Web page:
The News Challenge plans to invest at least $25 million over the next five years to create digital experiments aimed at transforming community news.
But where is the British equivalent creating incentives for innovation and giving developers the space and cash needed to create the technologies that will connect people to news in the future?
Well... It doesn't exist.
Innovation for community journalism in the UK is at best poor and at worst non-existent.
The main regional publishers offer sporadic, piecemeal experiments but you could count the number of noteworthy creations on one hand. And then you would be hard pressed to call any of them truly innovative.
Local and regional publishers are trying to foster innovation at the grassroots - nothing wrong with that - but they are doing so without the necessary investment to create anything groundbreaking.
The result is that most regional or local newspaper websites are about as user-friendly to your average British Joe as a guidebook to handball in Swahili.
Question: How many of the senior staff working in those institutions would have heart failure at Loic Le Meur’s idea of how news is absorbed across the web?
Probably more relevant to ask how many would recognise it as a threat at all?
Amongst this year’s KNC finalists are two projects from the UK from Birmingham City University Journalism lecturer Paul Bradshaw and former BBC journalist Nick Booth. In just a few hours time, they will find out if they have been successful.
"Comparing this year's list [KNC finalists] with last year's winners shows that there's been a real quantum leap in thinking about news online, with many more imaginative proposals - and this bodes really well for journalism as a whole," Bradshaw told Journalism.co.uk at the time of his nomination.
"Unfortunately, the fact that we - and many others - applied to an American foundation highlights the need for similar funding in Britain.
"If UK publishers are serious about adapting for a new media world they should think - quickly - about setting up similar funds for innovative programs in the UK.
"The internet is a global market, with fewer barriers to international publishers creating products for UK markets. UK publishers need to wake up to that now."
It is not just a shame that our innovators have to go cap in hand across the Atlantic to look for development money, as Bradshaw suggests, it is also to our great detriment that no such organisation exists in the UK both for reasons of philanthropy and business.
Last year the News Challenge handed out $5 million to create the Center for Future Civic Media, a project designed to sustain and evolve community news experiments, new technologies and practices.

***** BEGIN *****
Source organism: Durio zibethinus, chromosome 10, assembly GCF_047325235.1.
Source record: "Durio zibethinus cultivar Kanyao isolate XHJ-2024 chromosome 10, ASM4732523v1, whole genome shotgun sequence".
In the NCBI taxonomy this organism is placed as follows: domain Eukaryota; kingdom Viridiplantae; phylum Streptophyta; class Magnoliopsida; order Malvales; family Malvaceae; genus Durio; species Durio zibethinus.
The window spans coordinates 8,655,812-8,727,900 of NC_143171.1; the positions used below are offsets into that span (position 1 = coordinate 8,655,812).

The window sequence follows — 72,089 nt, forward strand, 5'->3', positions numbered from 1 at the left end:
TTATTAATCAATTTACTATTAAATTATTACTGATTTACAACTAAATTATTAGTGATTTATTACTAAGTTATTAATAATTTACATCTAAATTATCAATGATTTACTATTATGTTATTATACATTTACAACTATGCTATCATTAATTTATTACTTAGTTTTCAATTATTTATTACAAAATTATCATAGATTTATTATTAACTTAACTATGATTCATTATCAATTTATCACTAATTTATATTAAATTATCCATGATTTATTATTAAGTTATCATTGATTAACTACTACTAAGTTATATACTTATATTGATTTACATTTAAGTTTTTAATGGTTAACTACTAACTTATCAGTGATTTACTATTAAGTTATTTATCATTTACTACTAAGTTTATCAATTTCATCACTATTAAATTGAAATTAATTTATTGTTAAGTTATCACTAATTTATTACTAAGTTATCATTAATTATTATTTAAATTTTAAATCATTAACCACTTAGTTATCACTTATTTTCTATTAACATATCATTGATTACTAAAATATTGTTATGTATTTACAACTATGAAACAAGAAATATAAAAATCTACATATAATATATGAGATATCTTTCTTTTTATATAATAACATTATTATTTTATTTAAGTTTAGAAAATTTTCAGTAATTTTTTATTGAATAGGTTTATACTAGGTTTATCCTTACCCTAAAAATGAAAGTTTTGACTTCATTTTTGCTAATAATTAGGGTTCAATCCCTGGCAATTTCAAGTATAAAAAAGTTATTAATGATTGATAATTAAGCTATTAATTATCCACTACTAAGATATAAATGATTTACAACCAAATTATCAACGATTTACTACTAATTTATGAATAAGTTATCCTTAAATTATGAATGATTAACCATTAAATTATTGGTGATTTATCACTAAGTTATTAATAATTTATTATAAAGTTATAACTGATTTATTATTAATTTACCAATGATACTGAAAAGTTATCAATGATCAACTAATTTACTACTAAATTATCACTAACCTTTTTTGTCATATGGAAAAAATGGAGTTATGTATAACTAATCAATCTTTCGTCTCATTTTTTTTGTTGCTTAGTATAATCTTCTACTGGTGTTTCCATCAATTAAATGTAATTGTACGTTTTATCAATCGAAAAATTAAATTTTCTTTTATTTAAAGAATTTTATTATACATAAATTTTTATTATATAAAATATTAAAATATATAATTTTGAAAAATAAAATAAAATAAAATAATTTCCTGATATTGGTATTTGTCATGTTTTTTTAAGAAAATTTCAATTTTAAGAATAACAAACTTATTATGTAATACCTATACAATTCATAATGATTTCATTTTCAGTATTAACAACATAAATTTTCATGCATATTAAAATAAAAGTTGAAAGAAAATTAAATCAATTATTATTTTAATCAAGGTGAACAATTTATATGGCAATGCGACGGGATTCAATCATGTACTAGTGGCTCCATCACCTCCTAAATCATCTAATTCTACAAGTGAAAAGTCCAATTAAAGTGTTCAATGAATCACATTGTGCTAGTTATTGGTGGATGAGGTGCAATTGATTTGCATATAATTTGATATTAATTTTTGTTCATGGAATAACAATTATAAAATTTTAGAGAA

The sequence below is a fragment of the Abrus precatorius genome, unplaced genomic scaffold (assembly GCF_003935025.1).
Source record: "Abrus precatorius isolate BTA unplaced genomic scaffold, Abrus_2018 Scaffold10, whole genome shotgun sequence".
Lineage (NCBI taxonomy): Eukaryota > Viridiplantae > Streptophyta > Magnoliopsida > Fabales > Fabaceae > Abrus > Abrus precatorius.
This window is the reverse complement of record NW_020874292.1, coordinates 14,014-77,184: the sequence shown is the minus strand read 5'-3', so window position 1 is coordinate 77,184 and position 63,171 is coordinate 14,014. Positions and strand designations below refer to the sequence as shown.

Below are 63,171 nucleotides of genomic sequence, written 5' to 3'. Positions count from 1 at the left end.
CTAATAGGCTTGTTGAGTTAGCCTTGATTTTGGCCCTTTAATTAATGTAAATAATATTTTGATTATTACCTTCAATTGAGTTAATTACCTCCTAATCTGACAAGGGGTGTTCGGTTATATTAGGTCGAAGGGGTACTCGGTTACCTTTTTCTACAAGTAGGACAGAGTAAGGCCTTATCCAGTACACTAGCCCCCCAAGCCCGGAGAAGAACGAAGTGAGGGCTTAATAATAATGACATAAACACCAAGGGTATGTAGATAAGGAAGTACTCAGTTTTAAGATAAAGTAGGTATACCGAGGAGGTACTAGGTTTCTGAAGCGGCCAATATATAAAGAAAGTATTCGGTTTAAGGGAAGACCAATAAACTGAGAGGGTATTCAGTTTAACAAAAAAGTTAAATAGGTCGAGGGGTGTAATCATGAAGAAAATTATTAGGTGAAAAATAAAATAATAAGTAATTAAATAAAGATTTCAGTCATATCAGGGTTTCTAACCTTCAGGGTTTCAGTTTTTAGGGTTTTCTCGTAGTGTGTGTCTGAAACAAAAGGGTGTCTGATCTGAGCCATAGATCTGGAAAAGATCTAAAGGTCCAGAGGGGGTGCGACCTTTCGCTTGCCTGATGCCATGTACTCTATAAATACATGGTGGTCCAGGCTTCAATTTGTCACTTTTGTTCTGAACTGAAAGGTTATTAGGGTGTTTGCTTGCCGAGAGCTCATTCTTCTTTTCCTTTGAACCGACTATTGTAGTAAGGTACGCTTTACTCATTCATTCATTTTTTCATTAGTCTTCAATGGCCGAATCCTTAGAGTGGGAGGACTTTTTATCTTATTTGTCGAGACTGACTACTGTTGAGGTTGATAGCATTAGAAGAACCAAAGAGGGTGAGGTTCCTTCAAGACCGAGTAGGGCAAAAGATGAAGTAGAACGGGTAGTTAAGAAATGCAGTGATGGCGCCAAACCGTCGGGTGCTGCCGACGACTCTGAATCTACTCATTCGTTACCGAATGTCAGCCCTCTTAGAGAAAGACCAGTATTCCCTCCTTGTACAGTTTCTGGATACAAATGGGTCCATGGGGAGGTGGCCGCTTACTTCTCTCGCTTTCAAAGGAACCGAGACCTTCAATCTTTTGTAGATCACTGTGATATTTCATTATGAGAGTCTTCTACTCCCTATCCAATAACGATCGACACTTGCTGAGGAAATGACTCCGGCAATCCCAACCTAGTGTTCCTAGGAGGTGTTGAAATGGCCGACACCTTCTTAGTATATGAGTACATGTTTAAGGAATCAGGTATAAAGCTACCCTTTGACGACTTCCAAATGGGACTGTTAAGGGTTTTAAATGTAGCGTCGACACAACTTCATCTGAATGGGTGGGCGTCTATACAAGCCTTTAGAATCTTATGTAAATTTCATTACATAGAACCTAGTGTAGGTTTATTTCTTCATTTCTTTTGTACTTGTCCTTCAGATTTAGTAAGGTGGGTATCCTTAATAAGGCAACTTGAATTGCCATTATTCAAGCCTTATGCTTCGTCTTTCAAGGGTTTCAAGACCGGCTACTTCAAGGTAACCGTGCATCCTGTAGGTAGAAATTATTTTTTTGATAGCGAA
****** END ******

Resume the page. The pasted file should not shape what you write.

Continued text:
It also gave $1.1 million to Everyblock, open-source software that links databases to allow citizens of large US cities to learn (and act on) civic information about their neighbourhoods.
The Knight Brother Foundation could be seen as the glorious white elephant, the exception rather than the rule, when comes funding innovation projects. It's a legacy fund from the private estate of a wealthy and interested family rather than the development wing of a newspaper company.
However, that benevolence fund isn't alone in recognising the need for journalistic innovation. City University of New York now runs a course in entrepreneurial journalism and graduate students have pitched their ideas to a dozen jurors drawn from New York's stellar media community in the hope of funding. And several of them got it.
As the UK's Meld project proved, there is a strong case for a development fund in the UK to hothouse our latent innovation. The only thing lacking is the money.
So we may not have a Knight Foundation but could a spirit of détente - or at least mutual interest - grab news publishers in the UK? How about big regional companies in union with a few nationals coughing up some cash to save their industry for another generation?
There is precedent of sorts; Northcliffe, Newsquest, Trinity Mirror and Johnston Press collaborated to hold an equal share of Hold the Front Page in order to cut their recruitment bills (damaging their trade journal the Press Gazette in the process).
Would it be too hard to get a little innovation going here?
My guess is probably, but if you don't ask you don’t get.